As the nanoparticles form into a biopolymer, it becomes stronger and more viscous. This mixture can easily be used for printing. Post-air drying results in a hard and rigid final material, Joster said. Joster believes that we can continue to learn and develop from a material inspired by the Chiton stylus, which combines ultra-hard teeth with a smooth razor.
“We have been fascinated by chitons for a long time,” he said. Mechanical structures are only as good as their weakest link, so it is interesting to learn how chitons solve the engineering problem of connecting your ultra-hard teeth to the soft underlying structure.
This remains a major challenge in modern construction, for what we look for organisms like chitons to understand how this is done in nature, which has taken a few hundred million years to evolve.
National Science Foundation (award number DMR-1508399 and DMR-1905982), National Institutes of Health (award number NIH-DE026952), Air Force Research Laboratory (award number FA8650-15-2-5518) and Deutsche Forschungsgemeinschaft (award number STE2689) / 1-1).
Eurasian horses a million years earlier than North American horses, DNA studies show. In new research, an international team of scientists sequenced and analyzed the mitochondrial and nuclear genomes of living and extinct horse horses (Equus spp.) To explore the possible effects of the Bering Land Bridge on genetic diversity and connectivity between a unique population. broad group.
Eurasian horses a million years ago
They found that the Eurasian horse population initially separated from North America, their ancestral continent, about 1 million years ago; After this division, he identified two long-distance bi-directional spans of the Bering Land Bridge 875,000–625,000 and 200,000–50,000 years ago.
Many times during the Pleistocene, ancient horses crossed the Bering Land Bridge in both directions between North America and Asia. Many times during the Pleistocene, ancient horses crossed the Bering Land Bridge in both directions between North America and Asia.
The horses that lived in North America
Image credit: Julius Cissotoni. Paleontologists have long known that horses evolved and diversified in North America. One lineage, the cabaline horse (which includes domestic horses), spread to Eurasia over the Bering land bridge about 1 million years ago, and the Eurasian population began to deviate genetically from the horses that lived in North America.
The new study suggests that after the split, there were at least two periods in which the horses moved from continent to continent and interbred, such that the North American horse genome acquired Eurasian DNA segments and vice versa. “This is the first comprehensive look at the genetics of ancient horse populations on both continents,” said Dr. Alisa Varshina, a postdoctoral researcher at the University of California, Santa Cruz.
“With data from both mitochondrial and nuclear genomes, we were able to see that horses were not only spreading between continents, but were also swapping and swapping genes.” Dr. Varshina and her colleagues sequenced 78 new mitochondrial genomes from ancient horses found in Eurasia and North America.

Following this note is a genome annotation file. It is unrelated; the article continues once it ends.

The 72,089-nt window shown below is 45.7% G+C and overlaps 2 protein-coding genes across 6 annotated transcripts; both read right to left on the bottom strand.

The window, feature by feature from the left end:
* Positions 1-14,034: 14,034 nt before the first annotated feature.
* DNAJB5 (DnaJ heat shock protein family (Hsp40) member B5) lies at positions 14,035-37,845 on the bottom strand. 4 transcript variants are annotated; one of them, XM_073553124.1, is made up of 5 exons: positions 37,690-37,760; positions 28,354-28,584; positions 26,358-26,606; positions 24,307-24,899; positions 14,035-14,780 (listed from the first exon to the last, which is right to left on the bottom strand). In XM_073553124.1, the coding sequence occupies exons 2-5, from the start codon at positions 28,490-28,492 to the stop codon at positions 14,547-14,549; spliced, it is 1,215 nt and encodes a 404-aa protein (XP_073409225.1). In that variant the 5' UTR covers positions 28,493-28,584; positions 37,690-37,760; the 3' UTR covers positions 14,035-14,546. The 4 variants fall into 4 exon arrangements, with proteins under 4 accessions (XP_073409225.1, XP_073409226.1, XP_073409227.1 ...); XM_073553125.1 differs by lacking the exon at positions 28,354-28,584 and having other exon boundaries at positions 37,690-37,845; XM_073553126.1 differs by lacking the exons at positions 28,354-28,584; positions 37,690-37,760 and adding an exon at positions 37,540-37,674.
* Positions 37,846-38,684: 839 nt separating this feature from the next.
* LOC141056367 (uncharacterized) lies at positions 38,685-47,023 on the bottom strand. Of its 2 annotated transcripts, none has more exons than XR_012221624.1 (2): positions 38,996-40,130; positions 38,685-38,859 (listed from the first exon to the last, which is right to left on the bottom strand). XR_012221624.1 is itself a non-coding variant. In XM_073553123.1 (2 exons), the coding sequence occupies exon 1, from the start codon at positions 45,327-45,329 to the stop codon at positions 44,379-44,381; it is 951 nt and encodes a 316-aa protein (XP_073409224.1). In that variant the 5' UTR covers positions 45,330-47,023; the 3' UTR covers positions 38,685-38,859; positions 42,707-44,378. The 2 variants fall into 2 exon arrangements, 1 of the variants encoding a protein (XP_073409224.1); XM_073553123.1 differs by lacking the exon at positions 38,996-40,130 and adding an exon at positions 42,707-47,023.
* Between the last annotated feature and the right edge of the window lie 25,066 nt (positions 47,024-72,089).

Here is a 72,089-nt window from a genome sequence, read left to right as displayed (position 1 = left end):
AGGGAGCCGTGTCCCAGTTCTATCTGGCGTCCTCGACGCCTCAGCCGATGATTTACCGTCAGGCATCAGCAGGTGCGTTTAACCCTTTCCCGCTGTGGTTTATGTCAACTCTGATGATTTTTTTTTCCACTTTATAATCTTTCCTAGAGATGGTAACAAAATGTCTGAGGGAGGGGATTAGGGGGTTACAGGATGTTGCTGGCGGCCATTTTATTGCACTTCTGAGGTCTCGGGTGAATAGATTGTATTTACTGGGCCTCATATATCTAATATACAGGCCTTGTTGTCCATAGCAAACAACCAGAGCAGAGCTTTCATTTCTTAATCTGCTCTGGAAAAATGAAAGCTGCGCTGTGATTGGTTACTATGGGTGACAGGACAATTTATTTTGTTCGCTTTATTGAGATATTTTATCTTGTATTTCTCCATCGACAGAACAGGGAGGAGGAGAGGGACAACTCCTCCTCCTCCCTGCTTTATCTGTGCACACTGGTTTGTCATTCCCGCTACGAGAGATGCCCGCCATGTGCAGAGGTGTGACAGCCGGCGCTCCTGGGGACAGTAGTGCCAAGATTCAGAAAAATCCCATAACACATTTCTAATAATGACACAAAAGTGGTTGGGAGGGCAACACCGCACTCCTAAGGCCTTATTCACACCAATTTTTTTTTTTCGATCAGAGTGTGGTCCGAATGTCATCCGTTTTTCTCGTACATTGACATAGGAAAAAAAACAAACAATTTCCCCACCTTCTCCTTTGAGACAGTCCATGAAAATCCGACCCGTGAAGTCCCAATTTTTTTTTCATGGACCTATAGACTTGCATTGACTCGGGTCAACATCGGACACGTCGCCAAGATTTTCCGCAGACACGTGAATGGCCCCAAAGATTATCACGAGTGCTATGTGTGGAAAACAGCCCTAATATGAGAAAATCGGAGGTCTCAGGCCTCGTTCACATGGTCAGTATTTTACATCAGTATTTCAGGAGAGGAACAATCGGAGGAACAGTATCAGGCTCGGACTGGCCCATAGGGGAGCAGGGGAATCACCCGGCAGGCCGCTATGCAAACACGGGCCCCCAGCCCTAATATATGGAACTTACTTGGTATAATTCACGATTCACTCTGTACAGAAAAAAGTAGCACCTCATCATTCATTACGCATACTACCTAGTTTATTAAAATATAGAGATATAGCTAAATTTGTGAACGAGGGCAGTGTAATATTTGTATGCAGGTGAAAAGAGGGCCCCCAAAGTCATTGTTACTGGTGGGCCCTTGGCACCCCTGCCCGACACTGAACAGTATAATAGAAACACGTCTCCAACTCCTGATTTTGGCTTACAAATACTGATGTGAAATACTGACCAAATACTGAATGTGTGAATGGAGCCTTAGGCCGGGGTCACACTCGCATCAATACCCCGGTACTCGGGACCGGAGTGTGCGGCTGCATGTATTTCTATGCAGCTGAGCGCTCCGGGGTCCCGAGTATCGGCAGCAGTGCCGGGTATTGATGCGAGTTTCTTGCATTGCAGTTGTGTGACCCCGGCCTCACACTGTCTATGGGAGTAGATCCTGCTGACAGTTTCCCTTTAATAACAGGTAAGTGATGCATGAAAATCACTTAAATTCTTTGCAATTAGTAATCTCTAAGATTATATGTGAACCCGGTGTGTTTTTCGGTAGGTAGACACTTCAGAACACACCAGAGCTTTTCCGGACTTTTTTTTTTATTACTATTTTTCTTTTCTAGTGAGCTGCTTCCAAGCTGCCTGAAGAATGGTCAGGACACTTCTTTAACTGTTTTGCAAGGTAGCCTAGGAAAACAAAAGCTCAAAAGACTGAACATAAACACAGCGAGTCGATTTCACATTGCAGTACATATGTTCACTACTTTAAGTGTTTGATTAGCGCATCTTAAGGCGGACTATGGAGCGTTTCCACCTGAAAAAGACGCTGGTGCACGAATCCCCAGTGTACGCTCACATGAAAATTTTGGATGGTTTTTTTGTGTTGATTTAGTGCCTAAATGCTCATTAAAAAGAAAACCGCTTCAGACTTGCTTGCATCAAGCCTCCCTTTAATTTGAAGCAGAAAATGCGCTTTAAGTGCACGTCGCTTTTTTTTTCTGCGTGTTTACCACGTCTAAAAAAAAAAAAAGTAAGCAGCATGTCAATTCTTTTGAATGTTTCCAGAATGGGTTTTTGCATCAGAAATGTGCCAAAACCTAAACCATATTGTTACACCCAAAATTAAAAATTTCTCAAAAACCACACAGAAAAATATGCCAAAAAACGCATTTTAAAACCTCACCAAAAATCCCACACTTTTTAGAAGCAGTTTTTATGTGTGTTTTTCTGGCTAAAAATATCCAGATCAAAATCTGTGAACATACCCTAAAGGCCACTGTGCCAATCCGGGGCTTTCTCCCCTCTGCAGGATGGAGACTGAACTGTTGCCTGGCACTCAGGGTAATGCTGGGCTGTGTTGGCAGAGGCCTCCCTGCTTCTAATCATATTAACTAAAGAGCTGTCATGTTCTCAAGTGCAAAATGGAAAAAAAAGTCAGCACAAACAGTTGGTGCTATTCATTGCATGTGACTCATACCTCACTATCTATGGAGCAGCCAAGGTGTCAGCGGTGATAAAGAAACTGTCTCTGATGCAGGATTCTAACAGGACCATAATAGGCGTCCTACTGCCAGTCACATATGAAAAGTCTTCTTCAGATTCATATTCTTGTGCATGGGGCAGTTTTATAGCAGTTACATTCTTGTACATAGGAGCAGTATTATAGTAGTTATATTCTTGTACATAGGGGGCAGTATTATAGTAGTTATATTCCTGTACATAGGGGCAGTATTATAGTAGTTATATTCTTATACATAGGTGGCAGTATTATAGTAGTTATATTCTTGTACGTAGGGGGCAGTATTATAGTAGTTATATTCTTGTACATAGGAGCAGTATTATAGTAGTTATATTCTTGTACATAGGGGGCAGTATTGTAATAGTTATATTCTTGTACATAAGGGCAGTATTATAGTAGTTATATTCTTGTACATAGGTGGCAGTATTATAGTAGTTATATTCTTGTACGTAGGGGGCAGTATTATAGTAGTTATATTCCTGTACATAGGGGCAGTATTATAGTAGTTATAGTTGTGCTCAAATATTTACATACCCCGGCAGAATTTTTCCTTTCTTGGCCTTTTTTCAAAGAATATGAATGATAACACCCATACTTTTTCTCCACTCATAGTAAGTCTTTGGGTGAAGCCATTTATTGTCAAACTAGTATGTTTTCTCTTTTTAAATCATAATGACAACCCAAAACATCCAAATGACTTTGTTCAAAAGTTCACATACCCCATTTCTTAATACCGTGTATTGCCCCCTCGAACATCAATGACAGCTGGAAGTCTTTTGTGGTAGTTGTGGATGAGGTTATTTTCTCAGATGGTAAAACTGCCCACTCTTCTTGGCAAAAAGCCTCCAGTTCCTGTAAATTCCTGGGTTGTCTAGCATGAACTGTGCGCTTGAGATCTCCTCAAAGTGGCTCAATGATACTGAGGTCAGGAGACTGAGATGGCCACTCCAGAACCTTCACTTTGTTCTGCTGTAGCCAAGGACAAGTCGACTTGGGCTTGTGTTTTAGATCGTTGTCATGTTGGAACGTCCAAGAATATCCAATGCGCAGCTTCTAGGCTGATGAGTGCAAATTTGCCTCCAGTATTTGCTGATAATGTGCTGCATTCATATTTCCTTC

Eurasian horses in North America
Combining those with 112 previously published mitochondrial genomes, she reconstructed a phylogenetic tree, a branch diagram showing how all the samples are related. With a location and approximate date for each genome, they were able to trace the movements of different ancient horse lineages.
We found a lineage of Eurasian horses in North America and vice versa, suggesting population movements between continents, Dr. Varshina said. With dated mitochondrial genomes we can see when the location changes occurred. The analysis showed a span of two periods between continents, both coinciding with the period in which the Bering Land Bridge would have been open.
In the Middle Pleistocene, shortly after the divergence of the two dynasties, the movement was mainly from east to west. The second period of the late Pleistocene saw an impulse in both directions, but mainly from west to east. The researchers also sequenced two new nuclear genomes from well-preserved horse fossils recovered from the Yukon Territory, Canada.
These were combined with 7 previously published nuclear genomes, allowing the team to measure the amount of gene flow between the Eurasian and North American populations. “The general opinion in the past was that horses differentiated into different species as early as they were in Asia, but these results suggest that there was continuity between populations,” said Dr. Ross McPhee said.
Journal Molecular Ecology
“They were able to interbreed independently, and we see results in fossil genomes on both sides of the split.” The new findings help redefine the question of why horses disappeared from North America, said Dr. Grant Zazula, a paleontologist for the Yukon government. “It was a regional population loss rather than an extinction.
We still don’t know why, but it tells us that conditions in North America at the end of the last ice age were dramatically different. If horses didn’t cross Asia, they would have been. lost everyone on the world stage. ” The results were published in the journal Molecular Ecology.